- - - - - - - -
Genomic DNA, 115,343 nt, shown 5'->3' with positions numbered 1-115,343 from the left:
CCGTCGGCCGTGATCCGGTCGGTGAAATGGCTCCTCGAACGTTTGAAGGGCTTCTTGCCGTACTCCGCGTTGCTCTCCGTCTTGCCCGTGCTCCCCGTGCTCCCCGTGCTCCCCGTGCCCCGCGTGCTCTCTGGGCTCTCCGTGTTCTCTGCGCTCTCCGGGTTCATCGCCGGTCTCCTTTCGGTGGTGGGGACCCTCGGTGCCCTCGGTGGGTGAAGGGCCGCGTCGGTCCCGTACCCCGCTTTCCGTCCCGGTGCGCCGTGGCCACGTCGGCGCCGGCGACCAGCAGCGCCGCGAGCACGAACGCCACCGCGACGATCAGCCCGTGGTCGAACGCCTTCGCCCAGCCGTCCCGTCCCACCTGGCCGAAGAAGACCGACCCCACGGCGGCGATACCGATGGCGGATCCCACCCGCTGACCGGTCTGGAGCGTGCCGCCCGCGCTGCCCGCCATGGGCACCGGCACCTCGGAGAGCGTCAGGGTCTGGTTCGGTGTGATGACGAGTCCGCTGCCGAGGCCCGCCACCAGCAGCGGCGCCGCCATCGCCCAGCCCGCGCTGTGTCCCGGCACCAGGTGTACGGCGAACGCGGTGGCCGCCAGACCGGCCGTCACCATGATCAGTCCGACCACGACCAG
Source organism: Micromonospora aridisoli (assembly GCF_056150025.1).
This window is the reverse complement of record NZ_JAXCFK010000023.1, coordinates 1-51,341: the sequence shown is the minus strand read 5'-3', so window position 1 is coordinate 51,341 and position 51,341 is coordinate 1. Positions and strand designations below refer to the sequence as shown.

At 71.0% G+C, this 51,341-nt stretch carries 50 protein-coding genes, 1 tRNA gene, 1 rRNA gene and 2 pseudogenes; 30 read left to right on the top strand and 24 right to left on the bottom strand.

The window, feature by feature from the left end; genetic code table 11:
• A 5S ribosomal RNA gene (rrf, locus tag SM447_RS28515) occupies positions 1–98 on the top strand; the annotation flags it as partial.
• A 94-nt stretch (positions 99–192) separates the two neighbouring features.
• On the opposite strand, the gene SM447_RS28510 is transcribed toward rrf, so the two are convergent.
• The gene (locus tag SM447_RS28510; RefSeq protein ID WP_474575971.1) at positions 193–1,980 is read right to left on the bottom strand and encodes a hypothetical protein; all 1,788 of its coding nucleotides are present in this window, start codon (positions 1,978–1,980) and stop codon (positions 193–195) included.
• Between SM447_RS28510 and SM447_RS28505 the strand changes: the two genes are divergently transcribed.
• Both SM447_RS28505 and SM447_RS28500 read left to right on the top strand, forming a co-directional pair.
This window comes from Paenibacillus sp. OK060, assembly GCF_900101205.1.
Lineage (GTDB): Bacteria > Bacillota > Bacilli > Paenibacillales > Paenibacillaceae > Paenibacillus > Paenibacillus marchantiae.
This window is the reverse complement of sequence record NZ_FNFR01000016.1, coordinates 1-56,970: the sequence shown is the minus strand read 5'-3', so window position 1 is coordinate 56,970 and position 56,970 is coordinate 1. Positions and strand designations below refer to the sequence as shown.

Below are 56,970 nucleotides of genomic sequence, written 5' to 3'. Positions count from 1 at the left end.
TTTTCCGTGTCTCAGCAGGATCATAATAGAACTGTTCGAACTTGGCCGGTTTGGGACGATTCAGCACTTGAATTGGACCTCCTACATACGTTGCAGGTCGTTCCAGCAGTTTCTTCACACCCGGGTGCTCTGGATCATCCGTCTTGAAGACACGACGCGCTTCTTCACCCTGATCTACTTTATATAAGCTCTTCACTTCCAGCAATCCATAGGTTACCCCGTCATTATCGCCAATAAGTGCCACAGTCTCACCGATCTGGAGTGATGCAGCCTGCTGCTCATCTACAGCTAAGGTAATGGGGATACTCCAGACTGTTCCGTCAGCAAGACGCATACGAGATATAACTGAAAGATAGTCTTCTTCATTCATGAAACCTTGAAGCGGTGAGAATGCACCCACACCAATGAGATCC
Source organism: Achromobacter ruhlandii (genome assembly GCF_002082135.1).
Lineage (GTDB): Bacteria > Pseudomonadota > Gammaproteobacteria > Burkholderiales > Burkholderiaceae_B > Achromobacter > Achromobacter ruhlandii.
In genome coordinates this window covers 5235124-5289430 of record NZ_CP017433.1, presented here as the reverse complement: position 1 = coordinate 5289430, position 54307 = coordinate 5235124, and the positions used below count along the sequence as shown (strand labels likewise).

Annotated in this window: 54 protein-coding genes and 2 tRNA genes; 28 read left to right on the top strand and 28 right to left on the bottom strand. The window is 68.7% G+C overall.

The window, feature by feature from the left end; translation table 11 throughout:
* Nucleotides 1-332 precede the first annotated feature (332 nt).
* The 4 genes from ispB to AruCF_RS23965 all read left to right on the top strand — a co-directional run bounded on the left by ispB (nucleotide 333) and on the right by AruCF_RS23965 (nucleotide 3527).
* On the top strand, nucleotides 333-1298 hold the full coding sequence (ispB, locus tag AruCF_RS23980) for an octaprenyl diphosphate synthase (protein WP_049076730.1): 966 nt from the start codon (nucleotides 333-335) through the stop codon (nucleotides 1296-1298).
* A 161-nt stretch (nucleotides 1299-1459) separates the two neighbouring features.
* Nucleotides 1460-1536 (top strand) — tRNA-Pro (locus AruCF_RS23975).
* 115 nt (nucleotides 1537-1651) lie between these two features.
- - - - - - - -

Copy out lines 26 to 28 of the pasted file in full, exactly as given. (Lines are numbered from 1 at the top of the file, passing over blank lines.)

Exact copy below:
* A 161-nt stretch (nucleotides 1299-1459) separates the two neighbouring features.
* Nucleotides 1460-1536 (top strand) — tRNA-Pro (locus AruCF_RS23975).
* 115 nt (nucleotides 1537-1651) lie between these two features.